Food Safety Nets Are Straining Under Economic Meltdown

Beyond the gleaming office towers overlooking I-95 in Stamford and the pleasure boats that frequent the city’s marinas, thousands of city residents are struggling with hunger, a situation worsened by the pandemic. Severe food needs in Stamford, which has the most COVID-19 cases in Connecticut, reflect the state and national food emergency wrought by record unemployment. Consistent with the national experience, Latino and black residents, who comprise about 40% of the city’s population, are disproportionately contracting COVID-19 and losing low-wage work. Latinos comprise 26% (33,000) of Stamford’s population, blacks 14% (17,000). The Brookings Institution has reported that more than one in five households nationally were food insecure by the end of April.

Homelessness Can Traumatize A Young Child For Life; Collaborative Seeks To End The Costly Consequences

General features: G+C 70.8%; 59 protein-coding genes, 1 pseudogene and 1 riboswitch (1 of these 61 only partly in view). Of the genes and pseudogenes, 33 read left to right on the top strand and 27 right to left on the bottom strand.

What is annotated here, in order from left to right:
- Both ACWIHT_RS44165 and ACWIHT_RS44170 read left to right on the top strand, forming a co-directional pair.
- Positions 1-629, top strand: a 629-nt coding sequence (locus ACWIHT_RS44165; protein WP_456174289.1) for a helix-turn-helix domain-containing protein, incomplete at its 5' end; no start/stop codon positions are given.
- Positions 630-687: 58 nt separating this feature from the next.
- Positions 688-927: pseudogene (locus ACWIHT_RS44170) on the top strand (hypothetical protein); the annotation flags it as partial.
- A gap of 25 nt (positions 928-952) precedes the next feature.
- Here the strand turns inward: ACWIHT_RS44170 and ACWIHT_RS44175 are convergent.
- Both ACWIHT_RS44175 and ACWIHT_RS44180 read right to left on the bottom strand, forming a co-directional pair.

The repercussions of being homeless as a child younger than 6 can be lifelong, and the strain often shows in their speech, behavior, development and health, according to child-care workers and experts. They may be nonverbal, or act out. They’re often sick, but may not have a pediatrician. They may not even know how to brush their teeth. “The impact on these young children is gigantic,” said Darcy Lowell, chief executive of Child First.

Nasal Spray Offers Hope For Severely Depressed Patients

Some Connecticut hospitals and doctors and a clinic are starting to treat severely depressed patients with a new nasal spray called Spravato, touted as the most significant federally approved depression medication since Prozac was approved in 1987. Spravato, which received Food and Drug Administration (FDA) approval in March, has raised hopes for preventing suicides and relieving depression after other treatments have failed. But there are concerns about possible side effects, including drug abuse, elevated blood pressure and heart rate, sedation, and hypersensitivity to surroundings. The nasal spray is prescribed for treatment-resistant depression after at least two other antidepressants haven’t worked and is given with an oral antidepressant. It is only administered in restrictive clinical settings to reduce potential for abuse and side effects.